South Korean military should start heavily investing in autonomous high-tech security technologies. Introduction of unmanned vehicles and sentry systems have the potential to significantly lower manpower dependence in all branches of the armed forces. In 2016, U.S. Defense Advanced Research Projects Agency launched its completely autonomous 132 ft long vessel (Sea Hunter) fit for anti-submarine warfare operations. Sea Hunter vessel platform can be modified to be used for wide range of naval tasks including coastal zone patrol. Republic of Korea Navy (ROKN) primarily uses Gumdoksuri A class vessels for coastal patrol operations. Each of commissioned and planned ROKN Gumdoksuri A vessels has a crew of 40 sailors. Replacement of 20 Gumdoksuri A class patrol vessels with autonomous ships such as Sea Hunter will lead to reduction of at least 800 servicemen. The actual scale of servicemen cutback will be much higher after considering decrease in number of personnel support corps members embedded to patrol vessel crews. Patrol vessel fleet automation model shows that widespread introduction of unmanned defense systems can lead to significant personnel reduction across all the branches of South Korean military.
Conscription of Female Population:
Extending compulsory service for females between ages 20-30 has the potential to eliminate the projected manpower shortage. New conscription policy should allow women to serve in any combat or non-combat role along with their male counterparts. Despite the widespread rhetoric, there is no solid evidence that compulsory service requirement for females negatively affects overall military readiness. Most notable countries with mandatory female military service requirements are Israel and DPRK. To put in contrast, eliminating gender restriction would add to the recruitment pool more than 3 million additional draftees in 2018. Under this policy option, South Korean military will be able to maintain current number of active duty troops throughout the end of this century.
Berlinger, Joshua. “North Korea’s Missile Tests.” CNN. September 17, 2017.
Courtland, Rachel. “DARPA's Self-Driving Submarine Hunter Steers Like a Human.” IEEE Spectrum. April 7, 2016.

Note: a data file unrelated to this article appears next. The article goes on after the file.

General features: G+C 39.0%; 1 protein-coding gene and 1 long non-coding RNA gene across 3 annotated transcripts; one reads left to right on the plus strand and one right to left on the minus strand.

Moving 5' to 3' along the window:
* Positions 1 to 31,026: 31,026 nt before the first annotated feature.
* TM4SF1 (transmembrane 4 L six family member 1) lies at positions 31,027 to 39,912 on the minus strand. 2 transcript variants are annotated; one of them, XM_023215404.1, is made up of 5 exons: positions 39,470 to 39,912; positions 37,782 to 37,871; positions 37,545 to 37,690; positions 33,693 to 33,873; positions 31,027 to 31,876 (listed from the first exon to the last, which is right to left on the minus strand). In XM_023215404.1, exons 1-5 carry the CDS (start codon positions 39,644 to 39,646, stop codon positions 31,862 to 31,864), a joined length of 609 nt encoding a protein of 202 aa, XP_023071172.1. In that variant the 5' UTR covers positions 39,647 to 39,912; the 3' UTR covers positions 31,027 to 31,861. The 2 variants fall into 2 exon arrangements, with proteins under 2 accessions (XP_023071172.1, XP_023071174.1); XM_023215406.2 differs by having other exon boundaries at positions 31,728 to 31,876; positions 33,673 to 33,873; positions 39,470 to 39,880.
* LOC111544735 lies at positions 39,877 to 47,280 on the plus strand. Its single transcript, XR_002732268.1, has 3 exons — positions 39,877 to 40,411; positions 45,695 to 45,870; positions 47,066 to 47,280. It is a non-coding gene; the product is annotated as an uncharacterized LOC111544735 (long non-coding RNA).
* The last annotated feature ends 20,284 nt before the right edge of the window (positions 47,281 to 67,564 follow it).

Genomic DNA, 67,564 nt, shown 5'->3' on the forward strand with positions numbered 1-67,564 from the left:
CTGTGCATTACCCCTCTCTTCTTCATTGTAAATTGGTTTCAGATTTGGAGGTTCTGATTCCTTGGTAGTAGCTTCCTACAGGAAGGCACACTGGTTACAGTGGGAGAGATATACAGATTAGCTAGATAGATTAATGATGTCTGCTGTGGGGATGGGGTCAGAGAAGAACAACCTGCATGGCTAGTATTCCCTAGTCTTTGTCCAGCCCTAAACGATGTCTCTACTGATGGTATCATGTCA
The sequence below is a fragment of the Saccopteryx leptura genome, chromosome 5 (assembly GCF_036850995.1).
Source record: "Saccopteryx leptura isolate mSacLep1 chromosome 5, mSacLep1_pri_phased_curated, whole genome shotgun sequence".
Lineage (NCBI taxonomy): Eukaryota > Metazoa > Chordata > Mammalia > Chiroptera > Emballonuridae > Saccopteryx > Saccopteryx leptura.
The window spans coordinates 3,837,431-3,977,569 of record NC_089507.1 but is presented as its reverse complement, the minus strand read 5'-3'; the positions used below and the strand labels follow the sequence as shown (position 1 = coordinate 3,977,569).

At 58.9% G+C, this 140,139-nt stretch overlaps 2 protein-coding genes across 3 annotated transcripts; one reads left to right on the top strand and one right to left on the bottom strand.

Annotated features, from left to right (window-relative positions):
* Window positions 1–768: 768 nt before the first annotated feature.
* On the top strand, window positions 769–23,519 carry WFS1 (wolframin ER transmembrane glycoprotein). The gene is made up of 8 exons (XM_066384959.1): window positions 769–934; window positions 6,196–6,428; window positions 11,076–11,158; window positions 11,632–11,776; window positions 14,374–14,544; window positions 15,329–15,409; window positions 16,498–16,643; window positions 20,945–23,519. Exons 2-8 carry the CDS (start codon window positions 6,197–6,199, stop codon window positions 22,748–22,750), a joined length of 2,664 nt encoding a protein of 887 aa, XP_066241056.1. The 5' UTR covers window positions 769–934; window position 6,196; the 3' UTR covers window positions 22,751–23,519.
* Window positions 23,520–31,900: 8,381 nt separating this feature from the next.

Kim, Cynthia. “South Korea To Boost Government Spending In 2018 To Fund Welfare, Create Jobs.” Reuters. August 28, 2017.
Lankov, Andrei. “International Marriages.” The Korea Times. June 7, 2011.
Min-suk, Yoon. “S. Korea to abolish alternative military service by 2022.” The Korea Herald. May 17, 2016.
Moon, Katherine. “Korea Should Face its Demographic Crisis Head On.” Brookings, June 18. 2015.
Ok. Lee Sang and Teck Boon, Ten. “South Korea’s Demographic Dillema.” East Asia Forum. March 25, 2016.
Sang-ho, Song. “Defense Bolstered Five Years After Cheonan Sinking.” Korea Herald, March 22, 2015.
So-youn, Kim. “2016 Saw Lowest Number of Births Ever Recorded in South Korea.“ The Hankyoreh. February 23, 2017.
“Feritlity Rarte. Total (Birth per Woman). World Bank. accessed October 10, 2017. Republic of Korea.
Yuan, Irene. “Migrant Brides in South Korea.” The Diplomat. July 21, 2014.
“S. Korea's Average Age to be Highest in the World in 2045: Report.” Yonhap News Agency. June 19, 2012.
“Urban Population (% of total).” World Bank. accessed October 16, 2016.
“Data Bank: Population Estimates and Projections.” The World Bank. accessed November 5, 2017.
“World Robotic Reports 2016.” International Federation of Robotics. September 29, 2016.
“Patrol Killer eXperimental (Gumdoksuri) Class Vessel,” Naval Technology, accessed November 5, 2017.
. Joshua Berlinger, “North Korea’s Missile Tests,” CNN, September 17, 2017.
. Song Sang-ho, “Defense bolstered five years after Cheonan sinking” Korea Herald, March 22, 2015.
. “Feritlity Rarte, Total (Birth per Woman), World Bank, accessed October 10, 2017, Republic of Korea.
. Irene Yuan, “Migrant Brides in South Korea,” The Diplomat, July 21, 2014.
. “S. Korea's Average Age to be Highest in the World in 2045: Report,” Yonhap News Agency, June 19, 2012.
. “Urban Population (% of total), World Bank, accessed October 16, 2016.
. Kim So-youn,“2016 Saw Lowest Number of Births Ever Recorded in South Korea,“ The Hankyoreh, February 23, 2017.
. Lee Sang Ok and Tan Teck Boon, “South Korea’s Demographic Dillema,” East Asia Forum, March 25, 2016.
. Katherine Moon, “Korea Should Face its Demographic Crisis Head On,” Brookings, June 18, 2015.
. Kim So-youn, The Hankyoreh, February 23, 2017.
. Kim So-youn, The Hankyoreh, February 23, 2017.
. Yonhap News Agency, June 19, 2012.
. Cynthia Kim, “South Korea To Boost Government Spending In 2018 To Fund Welfare, Create Jobs,” Reuters, August 28, 2017.
. Lee Sang Ok and Tan Teck Boon, East Asia Forum, March 25, 2016.
. Cynthia Kim, Reuters, August 28, 2017.
. Yoon Min-suk, “S. Korea to abolish alternative military service by 2022,” The Korea Herald, May 17, 2016.
. Andrei Lankov, “International Marriages,” The Korea Times, June 7, 2011.
. “Data Bank: Population Estimates and Projections,” The World Bank, accessed November 5, 2017.
. “World Robotic Reports 2016,” International Federation of Robotics, September 29, 2016.
. Rachel Courtland, “DARPA's Self-Driving Submarine Hunter Steers Like a Human,” IEEE Spectrum, April 7, 2016.
. “Patrol Killer eXperimental (Gumdoksuri) Class Vessel,” Naval Technology, accessed November 5, 2017.
. The World Bank, accessed November 5, 2017.